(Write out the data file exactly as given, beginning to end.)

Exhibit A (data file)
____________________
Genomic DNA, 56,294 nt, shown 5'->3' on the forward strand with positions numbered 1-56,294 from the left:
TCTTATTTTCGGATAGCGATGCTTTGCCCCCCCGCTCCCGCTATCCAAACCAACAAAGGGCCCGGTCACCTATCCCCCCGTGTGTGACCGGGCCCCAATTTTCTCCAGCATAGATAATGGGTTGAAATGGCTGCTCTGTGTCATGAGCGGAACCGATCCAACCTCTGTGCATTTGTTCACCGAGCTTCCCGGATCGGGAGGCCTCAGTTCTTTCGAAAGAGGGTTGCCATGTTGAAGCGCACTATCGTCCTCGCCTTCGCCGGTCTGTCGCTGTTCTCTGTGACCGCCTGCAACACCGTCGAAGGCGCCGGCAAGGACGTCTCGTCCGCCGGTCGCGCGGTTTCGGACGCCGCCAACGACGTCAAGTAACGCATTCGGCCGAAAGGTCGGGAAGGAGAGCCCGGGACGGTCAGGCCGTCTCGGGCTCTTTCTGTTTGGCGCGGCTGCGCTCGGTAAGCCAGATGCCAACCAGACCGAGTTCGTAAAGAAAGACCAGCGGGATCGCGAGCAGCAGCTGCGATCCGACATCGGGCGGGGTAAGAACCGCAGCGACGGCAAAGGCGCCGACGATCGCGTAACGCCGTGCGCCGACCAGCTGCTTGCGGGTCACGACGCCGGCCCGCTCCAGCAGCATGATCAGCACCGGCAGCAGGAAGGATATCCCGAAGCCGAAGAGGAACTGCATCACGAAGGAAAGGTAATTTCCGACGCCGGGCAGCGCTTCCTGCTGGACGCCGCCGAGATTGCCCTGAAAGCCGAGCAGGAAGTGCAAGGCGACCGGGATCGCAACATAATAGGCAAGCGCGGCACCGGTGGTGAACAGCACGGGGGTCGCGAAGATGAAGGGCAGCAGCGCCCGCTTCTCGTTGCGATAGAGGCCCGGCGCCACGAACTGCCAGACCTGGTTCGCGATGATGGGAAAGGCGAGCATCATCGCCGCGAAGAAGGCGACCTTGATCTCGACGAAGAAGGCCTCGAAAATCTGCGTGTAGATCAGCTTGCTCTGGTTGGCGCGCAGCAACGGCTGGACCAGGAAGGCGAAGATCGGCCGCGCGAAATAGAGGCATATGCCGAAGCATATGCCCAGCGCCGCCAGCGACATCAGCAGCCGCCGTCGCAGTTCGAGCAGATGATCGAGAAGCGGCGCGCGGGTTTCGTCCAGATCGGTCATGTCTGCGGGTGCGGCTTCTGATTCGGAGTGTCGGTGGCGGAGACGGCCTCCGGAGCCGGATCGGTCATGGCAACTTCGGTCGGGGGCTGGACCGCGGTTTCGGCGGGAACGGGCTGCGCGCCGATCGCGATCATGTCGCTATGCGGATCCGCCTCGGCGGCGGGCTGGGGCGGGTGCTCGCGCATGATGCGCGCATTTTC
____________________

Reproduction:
Genomic DNA, 56,294 nt, shown 5'->3' on the forward strand with positions numbered 1-56,294 from the left:
TCTTATTTTCGGATAGCGATGCTTTGCCCCCCCGCTCCCGCTATCCAAACCAACAAAGGGCCCGGTCACCTATCCCCCCGTGTGTGACCGGGCCCCAATTTTCTCCAGCATAGATAATGGGTTGAAATGGCTGCTCTGTGTCATGAGCGGAACCGATCCAACCTCTGTGCATTTGTTCACCGAGCTTCCCGGATCGGGAGGCCTCAGTTCTTTCGAAAGAGGGTTGCCATGTTGAAGCGCACTATCGTCCTCGCCTTCGCCGGTCTGTCGCTGTTCTCTGTGACCGCCTGCAACACCGTCGAAGGCGCCGGCAAGGACGTCTCGTCCGCCGGTCGCGCGGTTTCGGACGCCGCCAACGACGTCAAGTAACGCATTCGGCCGAAAGGTCGGGAAGGAGAGCCCGGGACGGTCAGGCCGTCTCGGGCTCTTTCTGTTTGGCGCGGCTGCGCTCGGTAAGCCAGATGCCAACCAGACCGAGTTCGTAAAGAAAGACCAGCGGGATCGCGAGCAGCAGCTGCGATCCGACATCGGGCGGGGTAAGAACCGCAGCGACGGCAAAGGCGCCGACGATCGCGTAACGCCGTGCGCCGACCAGCTGCTTGCGGGTCACGACGCCGGCCCGCTCCAGCAGCATGATCAGCACCGGCAGCAGGAAGGATATCCCGAAGCCGAAGAGGAACTGCATCACGAAGGAAAGGTAATTTCCGACGCCGGGCAGCGCTTCCTGCTGGACGCCGCCGAGATTGCCCTGAAAGCCGAGCAGGAAGTGCAAGGCGACCGGGATCGCAACATAATAGGCAAGCGCGGCACCGGTGGTGAACAGCACGGGGGTCGCGAAGATGAAGGGCAGCAGCGCCCGCTTCTCGTTGCGATAGAGGCCCGGCGCCACGAACTGCCAGACCTGGTTCGCGATGATGGGAAAGGCGAGCATCATCGCCGCGAAGAAGGCGACCTTGATCTCGACGAAGAAGGCCTCGAAAATCTGCGTGTAGATCAGCTTGCTCTGGTTGGCGCGCAGCAACGGCTGGACCAGGAAGGCGAAGATCGGCCGCGCGAAATAGAGGCATATGCCGAAGCATATGCCCAGCGCCGCCAGCGACATCAGCAGCCGCCGTCGCAGTTCGAGCAGATGATCGAGAAGCGGCGCGCGGGTTTCGTCCAGATCGGTCATGTCTGCGGGTGCGGCTTCTGATTCGGAGTGTCGGTGGCGGAGACGGCCTCCGGAGCCGGATCGGTCATGGCAACTTCGGTCGGGGGCTGGACCGCGGTTTCGGCGGGAACGGGCTGCGCGCCGATCGCGATCATGTCGCTATGCGGATCCGCCTCGGCGGCGGGCTGGGGCGGGTGCTCGCGCATGATGCGCGCATTTTC